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  2. >I was about to say, Lance. I am always kind to people who get my food before I do and people who have sharp instruments that have the potential to inflict plain and draw blood.That said, the subext of the conversation was that Lo is, indeed, different from the stereotypes that the woman and her co-workers have come across. Lo is polite and probably used a couple of thank yous and pleases while there and didn't grunt, roll her eyes, and pop her neck when one of them spoke to her.Unfortunately, we (the bigger we) all look for the "new nigger" in our socieity so that we can treat them in the rude manner we were treated. It's sort of like hazing in a fraternity. The unfortunate thing is that most of the new niggers have surived, thrived, and surpassed the original niggers and we end up just being that — the same ole niggers.DISCLAIMER: The views expresseed here are purely those of the author of this post and in no way reflects on our blog host. (I am convinced Big Brother is watching)Post-Post — Damn, Lo, where you going with them CFM pumps on?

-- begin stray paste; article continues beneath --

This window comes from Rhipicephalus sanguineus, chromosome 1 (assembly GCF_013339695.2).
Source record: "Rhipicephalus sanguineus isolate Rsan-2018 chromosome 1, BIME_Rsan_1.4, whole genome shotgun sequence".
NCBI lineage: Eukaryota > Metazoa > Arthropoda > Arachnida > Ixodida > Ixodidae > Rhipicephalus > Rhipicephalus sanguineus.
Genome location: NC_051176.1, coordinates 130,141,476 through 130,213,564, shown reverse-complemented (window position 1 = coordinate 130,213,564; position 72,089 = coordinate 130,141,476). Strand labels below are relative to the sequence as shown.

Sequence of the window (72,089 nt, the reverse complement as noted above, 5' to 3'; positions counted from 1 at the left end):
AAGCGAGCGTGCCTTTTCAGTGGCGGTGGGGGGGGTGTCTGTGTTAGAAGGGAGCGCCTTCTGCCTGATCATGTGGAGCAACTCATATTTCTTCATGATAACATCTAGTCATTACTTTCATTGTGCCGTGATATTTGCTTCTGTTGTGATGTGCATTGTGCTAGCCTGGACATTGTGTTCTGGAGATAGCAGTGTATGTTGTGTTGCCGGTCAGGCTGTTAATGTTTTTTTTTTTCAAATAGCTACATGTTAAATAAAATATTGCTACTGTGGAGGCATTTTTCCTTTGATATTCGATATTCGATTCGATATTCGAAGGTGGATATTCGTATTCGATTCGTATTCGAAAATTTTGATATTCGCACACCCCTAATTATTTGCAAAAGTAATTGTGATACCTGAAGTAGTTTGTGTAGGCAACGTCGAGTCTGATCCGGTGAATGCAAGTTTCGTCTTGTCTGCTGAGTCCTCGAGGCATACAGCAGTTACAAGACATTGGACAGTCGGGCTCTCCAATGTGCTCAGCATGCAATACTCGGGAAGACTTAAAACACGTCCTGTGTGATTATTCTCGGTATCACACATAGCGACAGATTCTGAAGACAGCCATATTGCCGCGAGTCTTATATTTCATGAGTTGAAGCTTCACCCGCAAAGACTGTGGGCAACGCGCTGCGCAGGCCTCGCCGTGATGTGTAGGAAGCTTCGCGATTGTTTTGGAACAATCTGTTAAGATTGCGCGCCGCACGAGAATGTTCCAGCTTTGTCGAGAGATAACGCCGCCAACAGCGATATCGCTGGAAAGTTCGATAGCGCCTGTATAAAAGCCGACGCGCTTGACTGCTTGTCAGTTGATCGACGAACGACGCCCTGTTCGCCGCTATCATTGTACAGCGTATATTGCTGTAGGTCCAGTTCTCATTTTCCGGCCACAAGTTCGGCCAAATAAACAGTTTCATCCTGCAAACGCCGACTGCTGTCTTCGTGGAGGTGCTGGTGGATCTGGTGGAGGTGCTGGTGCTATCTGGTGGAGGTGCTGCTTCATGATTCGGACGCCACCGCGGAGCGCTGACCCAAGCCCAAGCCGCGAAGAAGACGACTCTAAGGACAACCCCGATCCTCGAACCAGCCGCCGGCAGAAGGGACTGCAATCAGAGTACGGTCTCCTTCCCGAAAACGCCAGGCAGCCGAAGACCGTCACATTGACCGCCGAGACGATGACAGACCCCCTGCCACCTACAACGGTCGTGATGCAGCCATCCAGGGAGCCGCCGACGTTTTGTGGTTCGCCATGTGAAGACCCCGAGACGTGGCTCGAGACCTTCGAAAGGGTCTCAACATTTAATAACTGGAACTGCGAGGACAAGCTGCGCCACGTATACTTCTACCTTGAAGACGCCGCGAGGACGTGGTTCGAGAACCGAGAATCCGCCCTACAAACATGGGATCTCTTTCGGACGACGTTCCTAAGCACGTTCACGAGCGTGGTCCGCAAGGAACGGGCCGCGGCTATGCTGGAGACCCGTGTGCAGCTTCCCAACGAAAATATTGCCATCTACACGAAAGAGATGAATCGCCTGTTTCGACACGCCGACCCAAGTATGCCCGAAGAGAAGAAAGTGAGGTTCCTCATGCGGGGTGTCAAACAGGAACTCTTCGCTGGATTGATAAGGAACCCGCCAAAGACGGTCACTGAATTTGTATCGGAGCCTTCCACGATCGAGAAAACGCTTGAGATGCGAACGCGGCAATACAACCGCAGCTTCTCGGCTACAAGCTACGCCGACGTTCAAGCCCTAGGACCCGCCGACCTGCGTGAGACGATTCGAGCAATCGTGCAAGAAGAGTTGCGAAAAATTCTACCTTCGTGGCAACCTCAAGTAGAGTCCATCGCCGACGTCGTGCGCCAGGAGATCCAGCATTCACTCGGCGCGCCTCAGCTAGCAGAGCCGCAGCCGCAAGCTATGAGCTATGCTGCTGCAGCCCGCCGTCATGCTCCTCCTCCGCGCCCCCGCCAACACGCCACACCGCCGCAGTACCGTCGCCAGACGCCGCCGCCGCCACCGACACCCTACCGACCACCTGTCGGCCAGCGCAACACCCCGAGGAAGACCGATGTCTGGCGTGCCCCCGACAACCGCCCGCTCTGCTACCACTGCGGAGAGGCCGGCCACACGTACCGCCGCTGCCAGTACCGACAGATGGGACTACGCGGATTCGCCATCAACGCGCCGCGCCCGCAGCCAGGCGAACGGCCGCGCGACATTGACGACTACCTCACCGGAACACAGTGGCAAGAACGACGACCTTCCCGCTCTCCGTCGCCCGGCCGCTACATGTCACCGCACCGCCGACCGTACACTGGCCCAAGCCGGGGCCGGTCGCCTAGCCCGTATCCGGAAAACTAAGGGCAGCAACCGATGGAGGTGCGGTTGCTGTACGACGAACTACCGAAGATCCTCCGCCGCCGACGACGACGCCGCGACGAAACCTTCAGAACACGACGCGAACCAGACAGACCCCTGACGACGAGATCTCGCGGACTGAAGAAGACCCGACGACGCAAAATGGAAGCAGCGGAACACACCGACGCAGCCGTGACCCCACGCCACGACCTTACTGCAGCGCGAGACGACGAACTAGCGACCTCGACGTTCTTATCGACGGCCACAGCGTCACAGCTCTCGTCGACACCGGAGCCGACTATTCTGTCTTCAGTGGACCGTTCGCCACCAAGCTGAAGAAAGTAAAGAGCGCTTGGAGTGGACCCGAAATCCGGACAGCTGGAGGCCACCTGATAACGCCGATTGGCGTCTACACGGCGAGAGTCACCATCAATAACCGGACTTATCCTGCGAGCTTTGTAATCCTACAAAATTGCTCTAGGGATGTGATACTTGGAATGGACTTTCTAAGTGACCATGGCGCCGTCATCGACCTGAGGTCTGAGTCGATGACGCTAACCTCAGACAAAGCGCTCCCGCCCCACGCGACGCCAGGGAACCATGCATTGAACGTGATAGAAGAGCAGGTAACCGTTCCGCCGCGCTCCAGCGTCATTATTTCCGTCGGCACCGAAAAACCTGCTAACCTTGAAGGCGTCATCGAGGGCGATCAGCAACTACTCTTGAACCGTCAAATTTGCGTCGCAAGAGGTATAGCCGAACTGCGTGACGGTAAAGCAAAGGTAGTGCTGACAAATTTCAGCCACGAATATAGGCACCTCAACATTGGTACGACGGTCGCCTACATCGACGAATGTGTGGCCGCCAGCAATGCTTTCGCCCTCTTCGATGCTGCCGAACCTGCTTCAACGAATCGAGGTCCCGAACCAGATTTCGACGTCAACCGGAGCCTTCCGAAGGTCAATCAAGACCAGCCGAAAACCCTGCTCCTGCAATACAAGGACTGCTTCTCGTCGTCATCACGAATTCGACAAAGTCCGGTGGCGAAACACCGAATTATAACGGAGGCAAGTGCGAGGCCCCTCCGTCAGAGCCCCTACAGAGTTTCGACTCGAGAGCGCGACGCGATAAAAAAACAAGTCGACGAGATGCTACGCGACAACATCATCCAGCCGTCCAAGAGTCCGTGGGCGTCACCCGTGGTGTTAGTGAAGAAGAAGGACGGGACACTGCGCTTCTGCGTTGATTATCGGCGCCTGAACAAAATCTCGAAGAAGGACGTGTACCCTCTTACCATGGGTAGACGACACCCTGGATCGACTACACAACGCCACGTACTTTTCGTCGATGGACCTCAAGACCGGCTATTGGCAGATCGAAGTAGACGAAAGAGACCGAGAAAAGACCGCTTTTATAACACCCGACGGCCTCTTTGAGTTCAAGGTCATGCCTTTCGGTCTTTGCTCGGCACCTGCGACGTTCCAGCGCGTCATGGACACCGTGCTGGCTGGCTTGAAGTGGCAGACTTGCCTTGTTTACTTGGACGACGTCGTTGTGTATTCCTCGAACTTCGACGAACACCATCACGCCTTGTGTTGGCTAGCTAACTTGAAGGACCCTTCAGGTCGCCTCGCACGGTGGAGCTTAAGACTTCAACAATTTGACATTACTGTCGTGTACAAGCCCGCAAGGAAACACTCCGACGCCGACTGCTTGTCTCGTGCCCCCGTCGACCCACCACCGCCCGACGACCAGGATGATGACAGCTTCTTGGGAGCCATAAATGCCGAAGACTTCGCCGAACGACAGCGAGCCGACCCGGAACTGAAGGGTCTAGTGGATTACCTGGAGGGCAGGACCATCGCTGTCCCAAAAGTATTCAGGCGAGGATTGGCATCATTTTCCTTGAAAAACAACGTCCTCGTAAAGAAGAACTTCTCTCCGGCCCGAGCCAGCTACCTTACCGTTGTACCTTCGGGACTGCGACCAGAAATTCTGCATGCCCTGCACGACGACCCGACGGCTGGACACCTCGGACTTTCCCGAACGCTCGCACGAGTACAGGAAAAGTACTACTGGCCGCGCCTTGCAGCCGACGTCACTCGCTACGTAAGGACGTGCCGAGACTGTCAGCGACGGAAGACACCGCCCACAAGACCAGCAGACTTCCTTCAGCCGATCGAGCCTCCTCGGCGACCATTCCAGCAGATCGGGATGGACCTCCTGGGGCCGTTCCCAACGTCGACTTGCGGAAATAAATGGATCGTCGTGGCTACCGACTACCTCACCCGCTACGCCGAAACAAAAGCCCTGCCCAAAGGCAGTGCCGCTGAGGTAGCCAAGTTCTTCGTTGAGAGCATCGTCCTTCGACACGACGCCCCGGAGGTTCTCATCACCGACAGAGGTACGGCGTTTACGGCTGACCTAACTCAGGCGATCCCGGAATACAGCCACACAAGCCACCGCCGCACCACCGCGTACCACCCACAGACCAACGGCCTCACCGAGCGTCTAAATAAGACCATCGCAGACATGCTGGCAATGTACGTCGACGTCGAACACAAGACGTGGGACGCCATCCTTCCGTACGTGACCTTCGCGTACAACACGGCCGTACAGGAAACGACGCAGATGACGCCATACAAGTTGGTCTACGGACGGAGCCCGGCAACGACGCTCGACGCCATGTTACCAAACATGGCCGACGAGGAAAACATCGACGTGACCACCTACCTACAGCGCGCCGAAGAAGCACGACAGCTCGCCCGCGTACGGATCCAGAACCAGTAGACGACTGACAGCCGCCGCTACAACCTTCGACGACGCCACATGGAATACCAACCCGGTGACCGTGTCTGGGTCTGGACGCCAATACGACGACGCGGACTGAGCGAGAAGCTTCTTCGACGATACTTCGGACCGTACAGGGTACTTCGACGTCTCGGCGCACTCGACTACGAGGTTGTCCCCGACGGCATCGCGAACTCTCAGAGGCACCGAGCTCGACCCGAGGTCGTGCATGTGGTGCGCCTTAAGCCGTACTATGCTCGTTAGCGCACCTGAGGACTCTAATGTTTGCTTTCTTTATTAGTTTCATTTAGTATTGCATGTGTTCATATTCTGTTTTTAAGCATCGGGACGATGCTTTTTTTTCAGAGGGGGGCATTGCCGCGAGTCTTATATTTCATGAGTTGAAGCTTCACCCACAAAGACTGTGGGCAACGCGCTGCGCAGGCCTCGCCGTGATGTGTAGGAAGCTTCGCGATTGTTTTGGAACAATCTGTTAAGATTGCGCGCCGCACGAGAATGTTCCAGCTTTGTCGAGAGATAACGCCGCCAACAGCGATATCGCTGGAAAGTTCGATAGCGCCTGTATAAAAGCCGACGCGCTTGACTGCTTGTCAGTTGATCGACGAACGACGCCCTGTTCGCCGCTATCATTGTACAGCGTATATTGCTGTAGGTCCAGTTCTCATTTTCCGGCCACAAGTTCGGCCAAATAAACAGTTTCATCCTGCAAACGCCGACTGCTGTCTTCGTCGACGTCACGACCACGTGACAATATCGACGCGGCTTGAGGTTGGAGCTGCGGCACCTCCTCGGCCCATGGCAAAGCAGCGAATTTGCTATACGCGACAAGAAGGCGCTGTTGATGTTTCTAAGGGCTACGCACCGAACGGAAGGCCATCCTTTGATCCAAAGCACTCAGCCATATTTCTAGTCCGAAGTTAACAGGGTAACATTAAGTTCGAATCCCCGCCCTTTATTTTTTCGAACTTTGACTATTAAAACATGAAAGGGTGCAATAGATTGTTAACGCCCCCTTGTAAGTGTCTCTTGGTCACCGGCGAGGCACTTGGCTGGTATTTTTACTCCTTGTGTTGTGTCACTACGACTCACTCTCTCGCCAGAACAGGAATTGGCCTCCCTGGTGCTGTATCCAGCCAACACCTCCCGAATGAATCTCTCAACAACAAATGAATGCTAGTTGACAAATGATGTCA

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  3. >I'd have to say that I agree with Juan, especially when you look at things on a broader level. We have looked for the "new nigger" and we have found them in those of latin and asian decent. The sad part is that Juan's other observation is also true; they have survived, thrived and surpassed us as a whole. Maybe it's because they do what we don't do; play dumb when they hear someone talking that dumb "spit" to them. They smile like Step and Fetchit, shake their heads in the negative and say "no speaka no english". In the meantime, they are racking up the dollars (quite a bit of ours, since we love to consume). Also, as quiet as kept, there are a lot of foreigners buying up houses and land all across America, while we are trying to move into the new apartment community in the "good neighborhood" across town. We would do well to pick up a book our two and figure out how to get in the game without being taken in the process. So, Lo, they are right, you ARE different, not like black at all. Like some of the other present company on this site. You are doing the damn thing and you don't use race, the man, or any other obstacle as an excuse not to make things happen. To tell you the truth, they gave you a compliment. Again, like Juan said, they probably meant you aren't like some of the rude, want something for nothing, argumentative, non-tipping clients that they usually have to deal with. However, I understand why you instinctively didn't want to be cast aside from the cultural group, it's because we have been programmed to think that we should try and keep our "Ghetto Pass" no matter how far we go in life. Maybe losing it is not as bad as we have been led to believe. I'm not saying we forget where we come from. I'm just saying, don't feel obligated to be bound by cultural lines all your life. Just be who you are, unapologetically. That also doesn't mean you try and be someone you aren't by relating to another culture. It simply means, just be yourself. If by doing that, someone recognizes that you aren't like a lot of other people, then it's all good, because contrary to popular opinion, we don't all look alike or act alike. Of course, somewhere along the way someone will try and make you think that you are no better than any other ole nigger out there, because of the color of your skin. When that happens, just smile, shake your head in the negative and say -No speaka no bullshit, throw them the peace sign and bounce.